Semi-automatic segmentation of the hippocampus using magnetic resonance images

Hajiesmaeili, Maryam (2014) Semi-automatic segmentation of the hippocampus using magnetic resonance images. (PhD thesis), Kingston University, .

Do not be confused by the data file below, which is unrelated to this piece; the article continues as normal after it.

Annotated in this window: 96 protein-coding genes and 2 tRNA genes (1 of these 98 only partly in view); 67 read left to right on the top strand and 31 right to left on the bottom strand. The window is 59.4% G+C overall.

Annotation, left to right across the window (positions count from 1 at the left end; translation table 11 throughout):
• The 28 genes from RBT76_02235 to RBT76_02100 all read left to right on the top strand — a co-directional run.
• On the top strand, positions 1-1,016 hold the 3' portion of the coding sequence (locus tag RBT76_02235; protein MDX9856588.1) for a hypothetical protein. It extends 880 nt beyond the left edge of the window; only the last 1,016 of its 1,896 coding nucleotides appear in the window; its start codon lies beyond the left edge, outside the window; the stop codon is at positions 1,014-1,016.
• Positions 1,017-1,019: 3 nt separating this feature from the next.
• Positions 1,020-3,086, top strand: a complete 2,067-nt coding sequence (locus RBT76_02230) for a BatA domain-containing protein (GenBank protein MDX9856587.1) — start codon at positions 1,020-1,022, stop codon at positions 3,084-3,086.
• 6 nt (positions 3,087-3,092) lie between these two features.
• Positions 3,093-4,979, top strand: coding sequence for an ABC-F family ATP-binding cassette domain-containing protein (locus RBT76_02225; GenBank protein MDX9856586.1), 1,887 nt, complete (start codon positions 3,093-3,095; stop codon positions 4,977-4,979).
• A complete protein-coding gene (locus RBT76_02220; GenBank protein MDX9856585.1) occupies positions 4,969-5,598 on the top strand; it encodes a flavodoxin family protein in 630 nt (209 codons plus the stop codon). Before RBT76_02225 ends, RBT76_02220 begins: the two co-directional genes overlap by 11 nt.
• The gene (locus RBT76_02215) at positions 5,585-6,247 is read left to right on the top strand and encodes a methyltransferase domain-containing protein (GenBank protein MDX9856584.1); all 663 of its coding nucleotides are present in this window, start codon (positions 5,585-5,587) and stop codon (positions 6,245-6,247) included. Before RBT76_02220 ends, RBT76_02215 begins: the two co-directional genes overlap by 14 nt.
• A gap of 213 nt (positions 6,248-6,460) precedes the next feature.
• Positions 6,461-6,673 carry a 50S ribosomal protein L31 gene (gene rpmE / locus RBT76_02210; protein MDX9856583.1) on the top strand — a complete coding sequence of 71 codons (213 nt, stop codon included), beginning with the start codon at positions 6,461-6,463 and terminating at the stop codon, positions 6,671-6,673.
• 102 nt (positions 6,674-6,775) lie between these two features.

The aim of this thesis is to investigate techniques for accurate segmentation of the hippocampus in order to measure the degree of atrophy associated with diseases such as Alzheimer’s, temporal lobe epilepsy, long-lasting traumatic stress and schizophrenia. To this end, specific algorithms and methodologies are developed to segment the hippocampus from structural magnetic resonance (MR) images, in combination with pre- and post-processing operations to improve robustness and accuracy. Segmentation efficiency is boosted by pre-processing the input image with a bias correcting spatial fuzzy c-means algorithm and a nonlocal mean filter to smooth the MRI dataset whilst preserving edges. A 3D level set method is used to segment the left and right hippocampi simultaneously. The thesis investigates the problem of initialisation of the level set algorithm, which must cope with some challenging characteristics of the hippocampus, such as the small size, wide range of internal intensities, narrow width, and shape variation. Due to intensity inhomogeneity, using a single seed region inside the hippocampus is prone to failure. Hence, alternative initialisation strategies are explored, such as using multiple initialisations in different sections (such as the head, body and tail) of the hippocampus and ‘tailored’ initialisation based on superquadrics. Accurate quantification of a segmented hippocampus can provide essential details for diagnosis, treatment planning, and follow-up comparisons. Hence, a post-processing approach to quantify the partial volume effect (PVE) for correction of the hippocampal volume is assessed. The method enables estimation of the PVE in order to generate more accurate measurements of the hippocampal volume. The results of segmentation are evaluated on two public MRI datasets that include annotated ground-truth to identify the hippocampus. Experimental results indicate that using a single initialisation results in an average correct segmentation of only 39%, though the performance rises to 85% when using the multiple initialisations approach. These results are shown to exceed the performance achieved by other researchers for these datasets. The analyses of corrected volumes of the several publicly available datasets are used to quantify the asymmetry in the size of the left and right hippocampi. The measure of asymmetry is applied to a set of normal scans and ones from epileptic patients. The average asymmetry values were 7% and 12% respectively, indicating asymmetry may be a useful index for diagnosis of diseases associated with the differential shrinkage of the hippocampus.

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